Drifter is a word that strikes a chord in all those who have contact with the chronically mentally ill–mental health professionals, families, and the patients themselves. It is especially important to examine the phenomenon of drifting in the homeless mentally ill. The tendency is probably more pronounced in the young (aged 18 to 35), though it is by no means uncommon in the older age groups. Some drifters wander from community to community seeking a geographic solution to their problems; hoping to leave their problems behind, they find they have simply brought them to a new location. Others, who drift in the same community from one living situation to another, can best be described as drifting through life: they lead lives without goals, direction, or ties other than perhaps an intermittent hostile-dependent relationship with relatives or other caretakers. Why do the chronically mentally ill drift? Apart from their desire to outrun their problems, their symptoms and their failures, many have great difficulty achieving closeness and intimacy. A fantasy of finding closeness elsewhere encourages them to move on. Yet all too often, if they do stumble into an intimate relationship or find themselves in a residence where there is caring and closeness and sharing, the increased anxiety they experience creates a need to run. They drift also in search of autonomy, as a way of denying their dependency, and out of a desire for an isolated life-style. Lack of money often makes them unwelcome, and they may be evicted by family and friends. And they drift because of a reluctance to become involved in a mental health treatment program or a supportive out-of-home environment, such as a halfway house or board-and-care home, that would give them a mental patient identity and make them part of a mental health system: they do not want to see themselves as ill. Those who move out of board-and-care homes tend to be young; they may be trying to escape the pull of dependency and may not be ready to come to terms with living in a sheltered, segregated, low-pressure environment (Lamb 1980a). If they still have goals, they may find life there extremely depressing. Or they may want more freedom to drink or to use street drugs. Those who move on are more apt to have been hospitalized during the preceding year. Some may regard leaving their comparatively static milieu as a necessary part of the process of realizing their goals–but a process that exacts its price in terms of homelessness, crises, decompensation, and hospitalizations. Once out on their own, they will more than likely stop taking their medications and after a while lose touch with Social Security and no longer be able to receive their SSI checks. They may now be too disorganized to extricate themselves from living on the streets–except by exhibiting blatantly bizarre or disruptive behavior that leads to their being taken to a hospital or to jail. Somewhat less than 55,000 Americans now periodically receive treatment in psychiatric hospitals, this number has been dropping for many years, despite the fact that in urban areas, finding a hospital bed for an acute mentally ill person is often impossible. So not surprisingly, chronically deprived act out their anger and end up in prison. Almost 500,000 mentally ill men and women are serving time in U.S. jails and prisons. Prisons have become the New Asylums in America. Frontline on PBS website has a 60 minute specially available in streaming video about the problem. Here is an excerpt from the introduction.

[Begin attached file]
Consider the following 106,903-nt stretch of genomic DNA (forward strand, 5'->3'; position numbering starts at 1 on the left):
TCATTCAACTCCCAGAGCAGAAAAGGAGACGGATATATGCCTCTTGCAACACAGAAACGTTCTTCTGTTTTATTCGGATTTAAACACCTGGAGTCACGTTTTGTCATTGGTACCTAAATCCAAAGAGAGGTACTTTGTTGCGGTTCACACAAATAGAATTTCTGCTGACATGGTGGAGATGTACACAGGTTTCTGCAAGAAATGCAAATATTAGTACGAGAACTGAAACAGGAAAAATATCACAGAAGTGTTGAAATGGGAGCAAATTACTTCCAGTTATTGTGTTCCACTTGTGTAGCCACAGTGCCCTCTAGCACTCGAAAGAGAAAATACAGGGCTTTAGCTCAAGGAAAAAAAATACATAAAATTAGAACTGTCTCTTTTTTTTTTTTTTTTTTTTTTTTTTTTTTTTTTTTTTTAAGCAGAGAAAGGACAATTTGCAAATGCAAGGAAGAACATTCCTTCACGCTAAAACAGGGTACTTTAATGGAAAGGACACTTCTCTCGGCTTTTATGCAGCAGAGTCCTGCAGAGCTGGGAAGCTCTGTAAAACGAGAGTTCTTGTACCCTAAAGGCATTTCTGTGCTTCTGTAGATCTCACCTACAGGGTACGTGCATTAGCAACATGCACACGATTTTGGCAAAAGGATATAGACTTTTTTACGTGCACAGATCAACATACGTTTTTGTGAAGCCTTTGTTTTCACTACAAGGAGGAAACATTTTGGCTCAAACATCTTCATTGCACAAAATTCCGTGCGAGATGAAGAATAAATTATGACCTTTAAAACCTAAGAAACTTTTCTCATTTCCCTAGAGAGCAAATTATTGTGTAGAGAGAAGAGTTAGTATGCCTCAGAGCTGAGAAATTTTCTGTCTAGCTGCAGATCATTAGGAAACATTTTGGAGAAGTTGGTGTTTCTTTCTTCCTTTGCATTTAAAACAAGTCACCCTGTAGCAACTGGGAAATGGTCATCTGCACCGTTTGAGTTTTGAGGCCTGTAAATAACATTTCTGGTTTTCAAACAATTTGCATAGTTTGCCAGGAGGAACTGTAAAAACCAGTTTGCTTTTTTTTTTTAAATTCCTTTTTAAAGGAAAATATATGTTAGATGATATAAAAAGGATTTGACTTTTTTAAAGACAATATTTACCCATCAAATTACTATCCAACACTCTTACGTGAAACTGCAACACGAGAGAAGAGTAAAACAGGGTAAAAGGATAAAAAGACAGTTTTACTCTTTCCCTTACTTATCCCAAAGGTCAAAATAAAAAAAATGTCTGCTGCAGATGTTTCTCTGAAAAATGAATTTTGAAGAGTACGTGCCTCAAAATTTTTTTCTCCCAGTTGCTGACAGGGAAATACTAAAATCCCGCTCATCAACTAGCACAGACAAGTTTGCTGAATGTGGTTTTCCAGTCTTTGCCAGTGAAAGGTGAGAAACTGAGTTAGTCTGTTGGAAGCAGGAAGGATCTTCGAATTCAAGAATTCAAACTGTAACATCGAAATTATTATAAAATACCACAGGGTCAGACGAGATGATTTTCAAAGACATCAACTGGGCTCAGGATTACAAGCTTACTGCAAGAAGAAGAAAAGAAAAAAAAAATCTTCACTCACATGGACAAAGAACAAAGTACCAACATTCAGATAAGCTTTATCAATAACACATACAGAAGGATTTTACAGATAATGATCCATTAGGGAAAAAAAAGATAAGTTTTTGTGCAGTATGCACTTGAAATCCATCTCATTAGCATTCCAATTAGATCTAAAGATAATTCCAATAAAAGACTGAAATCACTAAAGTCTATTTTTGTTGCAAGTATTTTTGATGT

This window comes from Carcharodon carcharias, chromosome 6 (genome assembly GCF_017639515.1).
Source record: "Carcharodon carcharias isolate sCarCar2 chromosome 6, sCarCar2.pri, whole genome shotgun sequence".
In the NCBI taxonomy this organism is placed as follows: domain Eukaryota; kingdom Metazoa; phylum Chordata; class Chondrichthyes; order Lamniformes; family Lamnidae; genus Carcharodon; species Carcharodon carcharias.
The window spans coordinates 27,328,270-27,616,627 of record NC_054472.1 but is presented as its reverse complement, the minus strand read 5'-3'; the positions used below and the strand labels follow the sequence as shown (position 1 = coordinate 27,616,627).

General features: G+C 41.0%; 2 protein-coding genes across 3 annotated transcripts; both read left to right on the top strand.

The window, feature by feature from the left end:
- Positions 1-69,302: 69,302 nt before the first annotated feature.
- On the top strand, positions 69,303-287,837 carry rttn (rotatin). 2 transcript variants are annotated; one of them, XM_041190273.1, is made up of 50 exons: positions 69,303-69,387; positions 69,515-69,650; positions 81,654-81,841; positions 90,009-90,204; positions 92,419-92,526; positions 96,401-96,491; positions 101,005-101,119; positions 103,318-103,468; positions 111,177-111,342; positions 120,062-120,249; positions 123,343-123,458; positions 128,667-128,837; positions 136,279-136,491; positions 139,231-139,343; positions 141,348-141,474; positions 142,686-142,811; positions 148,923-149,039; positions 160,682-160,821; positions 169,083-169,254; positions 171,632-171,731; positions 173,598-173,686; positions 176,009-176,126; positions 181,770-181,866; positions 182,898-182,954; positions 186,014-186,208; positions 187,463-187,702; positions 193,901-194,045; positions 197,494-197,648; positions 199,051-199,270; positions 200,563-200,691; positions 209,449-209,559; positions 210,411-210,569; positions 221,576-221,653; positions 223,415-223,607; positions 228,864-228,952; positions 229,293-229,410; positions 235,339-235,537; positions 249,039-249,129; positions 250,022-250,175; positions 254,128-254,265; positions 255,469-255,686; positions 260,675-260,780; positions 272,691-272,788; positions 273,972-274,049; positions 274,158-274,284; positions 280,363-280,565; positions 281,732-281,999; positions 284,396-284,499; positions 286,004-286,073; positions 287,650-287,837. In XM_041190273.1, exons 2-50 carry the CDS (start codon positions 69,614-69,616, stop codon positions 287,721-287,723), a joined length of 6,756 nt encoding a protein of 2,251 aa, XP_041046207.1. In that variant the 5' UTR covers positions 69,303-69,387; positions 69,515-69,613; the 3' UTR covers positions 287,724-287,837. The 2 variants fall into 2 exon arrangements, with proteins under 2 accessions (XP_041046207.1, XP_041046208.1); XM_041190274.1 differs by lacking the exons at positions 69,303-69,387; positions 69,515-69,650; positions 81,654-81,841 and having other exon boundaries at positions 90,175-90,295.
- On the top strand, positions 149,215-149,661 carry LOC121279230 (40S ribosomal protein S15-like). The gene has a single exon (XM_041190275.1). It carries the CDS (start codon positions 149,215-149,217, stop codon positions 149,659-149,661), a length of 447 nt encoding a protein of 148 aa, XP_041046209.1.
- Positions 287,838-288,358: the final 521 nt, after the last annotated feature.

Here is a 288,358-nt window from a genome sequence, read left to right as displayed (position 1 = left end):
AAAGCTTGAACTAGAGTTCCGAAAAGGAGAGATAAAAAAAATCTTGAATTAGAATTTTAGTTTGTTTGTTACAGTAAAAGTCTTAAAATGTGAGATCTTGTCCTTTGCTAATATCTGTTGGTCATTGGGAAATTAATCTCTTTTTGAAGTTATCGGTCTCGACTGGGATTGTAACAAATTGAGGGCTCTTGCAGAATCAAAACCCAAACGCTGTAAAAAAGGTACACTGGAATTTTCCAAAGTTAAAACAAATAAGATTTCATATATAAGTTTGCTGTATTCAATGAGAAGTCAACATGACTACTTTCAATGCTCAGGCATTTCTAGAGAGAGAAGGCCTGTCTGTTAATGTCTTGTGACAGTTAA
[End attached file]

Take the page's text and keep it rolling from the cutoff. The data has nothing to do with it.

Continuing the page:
In “The New Asylums,” FRONTLINE goes deep inside Ohio’s state prison system to explore the complex and growing issue of mentally ill prisoners. With unprecedented access to prison therapy sessions, mental health treatment meetings, crisis wards, and prison disciplinary tribunals, the film provides a poignant and disturbing portrait of the new reality for the mentally ill. “It was surprising to see how much treatment was going on inside Ohio’s prisons,” say FRONTLINE producers Miri Navasky and Karen O’Connor. “And while the prison system is doing a commendable job, you are still left with the feeling that prison is not the answer to this very large social problem.”